Finnish for busy people

Finnish for Beginners: Lesson Plan Suggestions

So many people are asking for lesson plans. What should they learn first? Where to start? I can understand being overwhelmed by all the information on my website. However, this site was never meant to be a “Finnish for beginners” course; it’s more of a reference material.

That said, I decided to give in to the pressure and at least offer learners some idea of how to combine Finnish vocabulary and grammar in order to produce sentences. After all, there is little point to just learn word lists if you can’t put them into sentences. And likewise, mastering a grammar subject without having any vocabulary to work with isn’t productive either. So here are some Finnish for beginners lesson plan suggestions.

Finnish for Beginners

Below, you can find links to some lesson plans I have put together around a certain vocabulary topic. Don’t expect to find exercises or detailed explanations. It is your job to combine the information on each page.

You can read more about the beginner level A1 here.

1. Family members

Clicking the title of this topic will help you learn how to talk about your family in simple sentences. Try your hand at explaining what kind of people your relatives are.

2. Rooms and Furniture

Click through to learn to describe your home through explanation what furniture and rooms you have. Learn to describe the location of furniture both in rooms and in relation to each other.

3. Clothes

This link leads to a page which will help you learn how to explain what type of clothing items you have, as well as how to describe their color.

4. Daily Routines

Once you know some basic verbs and have an idea of how verbs are conjugated in Finnish, you can start describing your day to people. You can make it even more interesting by adding information about the clock to these sentences.

5. Body Parts

With body part vocabulary, you can start talking about what someone looks like, and then expand this to talking about illnesses and phrases to use at the doctor. Combine that with the theory on the imperative and you’re well on your way to speak Finnish!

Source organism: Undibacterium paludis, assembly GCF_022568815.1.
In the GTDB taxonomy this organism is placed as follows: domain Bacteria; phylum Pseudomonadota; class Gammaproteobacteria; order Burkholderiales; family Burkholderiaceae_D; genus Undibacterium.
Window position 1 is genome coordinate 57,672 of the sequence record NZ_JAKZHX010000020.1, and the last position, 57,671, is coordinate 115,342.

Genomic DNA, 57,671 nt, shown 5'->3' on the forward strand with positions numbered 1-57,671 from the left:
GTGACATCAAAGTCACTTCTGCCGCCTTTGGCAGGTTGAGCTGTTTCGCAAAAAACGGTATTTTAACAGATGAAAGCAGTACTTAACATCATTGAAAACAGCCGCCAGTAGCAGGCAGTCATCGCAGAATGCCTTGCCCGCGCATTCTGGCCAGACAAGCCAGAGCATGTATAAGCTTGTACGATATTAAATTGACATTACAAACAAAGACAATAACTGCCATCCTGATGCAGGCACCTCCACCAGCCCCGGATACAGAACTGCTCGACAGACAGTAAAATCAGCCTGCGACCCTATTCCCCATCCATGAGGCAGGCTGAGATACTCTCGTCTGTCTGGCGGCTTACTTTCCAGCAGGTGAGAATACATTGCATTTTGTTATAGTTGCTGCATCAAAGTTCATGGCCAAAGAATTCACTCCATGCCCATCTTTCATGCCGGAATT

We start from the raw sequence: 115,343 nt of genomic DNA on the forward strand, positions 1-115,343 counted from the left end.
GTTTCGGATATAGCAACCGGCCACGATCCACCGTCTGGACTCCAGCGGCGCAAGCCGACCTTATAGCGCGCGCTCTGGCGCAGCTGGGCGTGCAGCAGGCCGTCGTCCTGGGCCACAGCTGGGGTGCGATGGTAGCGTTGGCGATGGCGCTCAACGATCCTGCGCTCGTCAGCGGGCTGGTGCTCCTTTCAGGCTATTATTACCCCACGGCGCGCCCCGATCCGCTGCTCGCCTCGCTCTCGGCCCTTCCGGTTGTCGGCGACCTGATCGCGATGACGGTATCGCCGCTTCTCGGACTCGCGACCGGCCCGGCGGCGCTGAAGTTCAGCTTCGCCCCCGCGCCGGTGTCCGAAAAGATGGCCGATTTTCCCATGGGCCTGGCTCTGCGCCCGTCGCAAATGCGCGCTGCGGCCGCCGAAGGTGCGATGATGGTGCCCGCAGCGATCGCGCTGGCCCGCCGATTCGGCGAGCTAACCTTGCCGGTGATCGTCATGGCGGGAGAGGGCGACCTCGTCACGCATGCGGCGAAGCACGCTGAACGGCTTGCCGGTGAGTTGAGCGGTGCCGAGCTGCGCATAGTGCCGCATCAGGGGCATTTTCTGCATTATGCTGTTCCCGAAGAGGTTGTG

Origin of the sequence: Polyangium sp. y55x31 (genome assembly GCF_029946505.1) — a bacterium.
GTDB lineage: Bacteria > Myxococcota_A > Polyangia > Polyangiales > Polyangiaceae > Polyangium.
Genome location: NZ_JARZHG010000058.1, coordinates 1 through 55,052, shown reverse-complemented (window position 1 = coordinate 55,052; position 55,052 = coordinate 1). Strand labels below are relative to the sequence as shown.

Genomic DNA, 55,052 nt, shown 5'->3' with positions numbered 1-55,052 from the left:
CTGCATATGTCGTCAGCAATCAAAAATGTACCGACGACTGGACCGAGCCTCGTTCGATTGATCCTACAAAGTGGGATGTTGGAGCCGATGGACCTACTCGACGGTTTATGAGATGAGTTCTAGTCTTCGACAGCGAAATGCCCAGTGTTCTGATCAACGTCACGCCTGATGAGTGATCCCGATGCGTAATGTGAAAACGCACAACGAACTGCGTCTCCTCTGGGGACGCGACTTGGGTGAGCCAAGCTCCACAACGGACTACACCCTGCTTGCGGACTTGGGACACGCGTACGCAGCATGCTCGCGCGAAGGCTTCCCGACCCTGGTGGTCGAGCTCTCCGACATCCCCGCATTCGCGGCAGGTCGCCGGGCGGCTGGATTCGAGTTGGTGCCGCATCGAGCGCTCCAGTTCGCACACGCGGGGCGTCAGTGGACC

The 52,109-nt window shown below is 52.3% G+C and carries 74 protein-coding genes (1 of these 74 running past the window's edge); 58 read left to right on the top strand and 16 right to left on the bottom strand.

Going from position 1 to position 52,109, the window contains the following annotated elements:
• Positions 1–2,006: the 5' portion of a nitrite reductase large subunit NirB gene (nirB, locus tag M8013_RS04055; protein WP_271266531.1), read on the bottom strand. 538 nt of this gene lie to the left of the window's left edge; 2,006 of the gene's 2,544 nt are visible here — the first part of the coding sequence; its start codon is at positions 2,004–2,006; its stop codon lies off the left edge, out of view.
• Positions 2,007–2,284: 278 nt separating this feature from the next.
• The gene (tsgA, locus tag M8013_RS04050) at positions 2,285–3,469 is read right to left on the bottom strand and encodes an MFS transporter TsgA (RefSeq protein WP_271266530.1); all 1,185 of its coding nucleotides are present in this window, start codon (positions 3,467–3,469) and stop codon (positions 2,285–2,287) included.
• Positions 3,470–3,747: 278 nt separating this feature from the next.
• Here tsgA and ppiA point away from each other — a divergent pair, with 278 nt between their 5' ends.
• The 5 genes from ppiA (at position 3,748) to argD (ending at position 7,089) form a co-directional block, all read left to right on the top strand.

6. In the City

After you’ve learned the names of some places in the city, you can start practicing how to say you are in a place, go to that place or return from that place. Being able to describe where you are going will give you the feeling that you’re really starting to move your Finnish along.


What will you be able to say first? (A1.1-A1.3)

Your first goals when learning a language should focus on the following things.

  • You need to learn enough basic vocabulary to be able to name concrete everyday objects (e.g. walk around your house and name the furniture, open your fridge and name the foods).
  • You should learn to answer basic questions, such as where you’re from, what language you speak, how old you are and where you live. In the beginning, it’s enough to be able to answer these questions, later you need to be able to list these things without prompting.
  • Your language will still be more focused on listing items rather than having real conversations (e.g. Minulla on olohuone, makuuhuone, keittiö ja kylpyhuone. Minulla on kaksi siskoa ja veli. Minulla on isä ja äiti.). Expressing your opinions can be too tricky at this level.
  • You should slowly start to be able to interact in a simple way provided the other person talks slowly and clearly and is prepared to help. At this point, you won’t be able to talk in more than simple sentences. You will need prompting and lots of help from the other person.
  • You should slowly become able to talk about concrete things that are closely related to you and your life, for example what kind of a family you have, and what things you have at home. (e.g. Minä olen Inge. Minä olen kotoisin Belgiasta. Minä puhun englantia ja vähän suomea. Minulla on yksi sisko ja yksi veli. Minun perhe asuu Belgiassa. Minä asun Tampereella. Tampere on kaunis kaupunki. Minulla on nopea tietokone, mutta minulla ei ole televisiota.)
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